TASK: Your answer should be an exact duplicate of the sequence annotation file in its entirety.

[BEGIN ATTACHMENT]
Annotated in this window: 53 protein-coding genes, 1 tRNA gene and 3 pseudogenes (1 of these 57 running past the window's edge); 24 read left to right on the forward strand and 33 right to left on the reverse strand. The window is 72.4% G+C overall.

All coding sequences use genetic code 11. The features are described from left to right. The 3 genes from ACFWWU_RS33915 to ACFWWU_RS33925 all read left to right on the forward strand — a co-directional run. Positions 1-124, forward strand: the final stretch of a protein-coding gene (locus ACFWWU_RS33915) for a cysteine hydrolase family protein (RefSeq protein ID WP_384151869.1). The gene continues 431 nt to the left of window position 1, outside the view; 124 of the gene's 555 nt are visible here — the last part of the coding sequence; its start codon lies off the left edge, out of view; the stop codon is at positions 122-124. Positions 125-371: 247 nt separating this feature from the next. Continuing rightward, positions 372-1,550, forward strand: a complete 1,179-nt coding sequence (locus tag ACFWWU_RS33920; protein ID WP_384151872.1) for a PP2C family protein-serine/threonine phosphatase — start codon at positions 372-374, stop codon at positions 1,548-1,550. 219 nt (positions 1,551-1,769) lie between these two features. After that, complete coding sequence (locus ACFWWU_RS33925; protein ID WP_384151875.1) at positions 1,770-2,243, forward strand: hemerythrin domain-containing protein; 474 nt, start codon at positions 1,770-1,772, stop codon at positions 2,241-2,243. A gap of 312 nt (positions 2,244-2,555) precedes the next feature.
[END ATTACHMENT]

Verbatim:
Annotated in this window: 53 protein-coding genes, 1 tRNA gene and 3 pseudogenes (1 of these 57 running past the window's edge); 24 read left to right on the forward strand and 33 right to left on the reverse strand. The window is 72.4% G+C overall.

All coding sequences use genetic code 11. The features are described from left to right. The 3 genes from ACFWWU_RS33915 to ACFWWU_RS33925 all read left to right on the forward strand — a co-directional run. Positions 1-124, forward strand: the final stretch of a protein-coding gene (locus ACFWWU_RS33915) for a cysteine hydrolase family protein (RefSeq protein ID WP_384151869.1). The gene continues 431 nt to the left of window position 1, outside the view; 124 of the gene's 555 nt are visible here — the last part of the coding sequence; its start codon lies off the left edge, out of view; the stop codon is at positions 122-124. Positions 125-371: 247 nt separating this feature from the next. Continuing rightward, positions 372-1,550, forward strand: a complete 1,179-nt coding sequence (locus tag ACFWWU_RS33920; protein ID WP_384151872.1) for a PP2C family protein-serine/threonine phosphatase — start codon at positions 372-374, stop codon at positions 1,548-1,550. 219 nt (positions 1,551-1,769) lie between these two features. After that, complete coding sequence (locus ACFWWU_RS33925; protein ID WP_384151875.1) at positions 1,770-2,243, forward strand: hemerythrin domain-containing protein; 474 nt, start codon at positions 1,770-1,772, stop codon at positions 2,241-2,243. A gap of 312 nt (positions 2,244-2,555) precedes the next feature.